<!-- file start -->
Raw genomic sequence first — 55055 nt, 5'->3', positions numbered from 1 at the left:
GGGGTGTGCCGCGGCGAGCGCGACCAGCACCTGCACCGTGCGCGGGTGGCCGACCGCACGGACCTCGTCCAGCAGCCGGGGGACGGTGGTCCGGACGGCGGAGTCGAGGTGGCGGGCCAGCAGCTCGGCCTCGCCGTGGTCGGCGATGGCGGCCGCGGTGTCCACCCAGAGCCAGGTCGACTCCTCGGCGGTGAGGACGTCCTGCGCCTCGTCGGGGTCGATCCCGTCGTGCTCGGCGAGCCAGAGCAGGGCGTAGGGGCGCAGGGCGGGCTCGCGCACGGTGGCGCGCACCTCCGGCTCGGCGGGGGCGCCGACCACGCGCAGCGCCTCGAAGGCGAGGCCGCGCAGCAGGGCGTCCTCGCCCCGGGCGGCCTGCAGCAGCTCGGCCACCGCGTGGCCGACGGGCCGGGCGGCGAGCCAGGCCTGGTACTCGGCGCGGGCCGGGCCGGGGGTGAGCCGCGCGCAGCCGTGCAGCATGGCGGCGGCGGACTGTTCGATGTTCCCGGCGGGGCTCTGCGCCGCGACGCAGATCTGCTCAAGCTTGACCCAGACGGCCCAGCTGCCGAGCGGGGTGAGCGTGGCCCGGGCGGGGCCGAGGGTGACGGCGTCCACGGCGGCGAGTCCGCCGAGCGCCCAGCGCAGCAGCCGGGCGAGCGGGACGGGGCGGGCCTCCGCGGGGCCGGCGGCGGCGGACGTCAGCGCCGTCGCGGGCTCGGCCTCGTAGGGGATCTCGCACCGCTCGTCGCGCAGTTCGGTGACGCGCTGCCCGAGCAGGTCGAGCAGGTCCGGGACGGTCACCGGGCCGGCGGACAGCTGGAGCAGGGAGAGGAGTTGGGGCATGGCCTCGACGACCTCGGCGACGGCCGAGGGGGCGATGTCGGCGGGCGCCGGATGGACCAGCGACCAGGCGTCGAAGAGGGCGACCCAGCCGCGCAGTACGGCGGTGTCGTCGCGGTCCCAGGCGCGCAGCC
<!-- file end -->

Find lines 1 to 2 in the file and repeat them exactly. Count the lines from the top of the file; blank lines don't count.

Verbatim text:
Raw genomic sequence first — 55055 nt, 5'->3', positions numbered from 1 at the left:
GGGGTGTGCCGCGGCGAGCGCGACCAGCACCTGCACCGTGCGCGGGTGGCCGACCGCACGGACCTCGTCCAGCAGCCGGGGGACGGTGGTCCGGACGGCGGAGTCGAGGTGGCGGGCCAGCAGCTCGGCCTCGCCGTGGTCGGCGATGGCGGCCGCGGTGTCCACCCAGAGCCAGGTCGACTCCTCGGCGGTGAGGACGTCCTGCGCCTCGTCGGGGTCGATCCCGTCGTGCTCGGCGAGCCAGAGCAGGGCGTAGGGGCGCAGGGCGGGCTCGCGCACGGTGGCGCGCACCTCCGGCTCGGCGGGGGCGCCGACCACGCGCAGCGCCTCGAAGGCGAGGCCGCGCAGCAGGGCGTCCTCGCCCCGGGCGGCCTGCAGCAGCTCGGCCACCGCGTGGCCGACGGGCCGGGCGGCGAGCCAGGCCTGGTACTCGGCGCGGGCCGGGCCGGGGGTGAGCCGCGCGCAGCCGTGCAGCATGGCGGCGGCGGACTGTTCGATGTTCCCGGCGGGGCTCTGCGCCGCGACGCAGATCTGCTCAAGCTTGACCCAGACGGCCCAGCTGCCGAGCGGGGTGAGCGTGGCCCGGGCGGGGCCGAGGGTGACGGCGTCCACGGCGGCGAGTCCGCCGAGCGCCCAGCGCAGCAGCCGGGCGAGCGGGACGGGGCGGGCCTCCGCGGGGCCGGCGGCGGCGGACGTCAGCGCCGTCGCGGGCTCGGCCTCGTAGGGGATCTCGCACCGCTCGTCGCGCAGTTCGGTGACGCGCTGCCCGAGCAGGTCGAGCAGGTCCGGGACGGTCACCGGGCCGGCGGACAGCTGGAGCAGGGAGAGGAGTTGGGGCATGGCCTCGACGACCTCGGCGACGGCCGAGGGGGCGATGTCGGCGGGCGCCGGATGGACCAGCGACCAGGCGTCGAAGAGGGCGACCCAGCCGCGCAGTACGGCGGTGTCGTCGCGGTCCCAGGCGCGCAGCC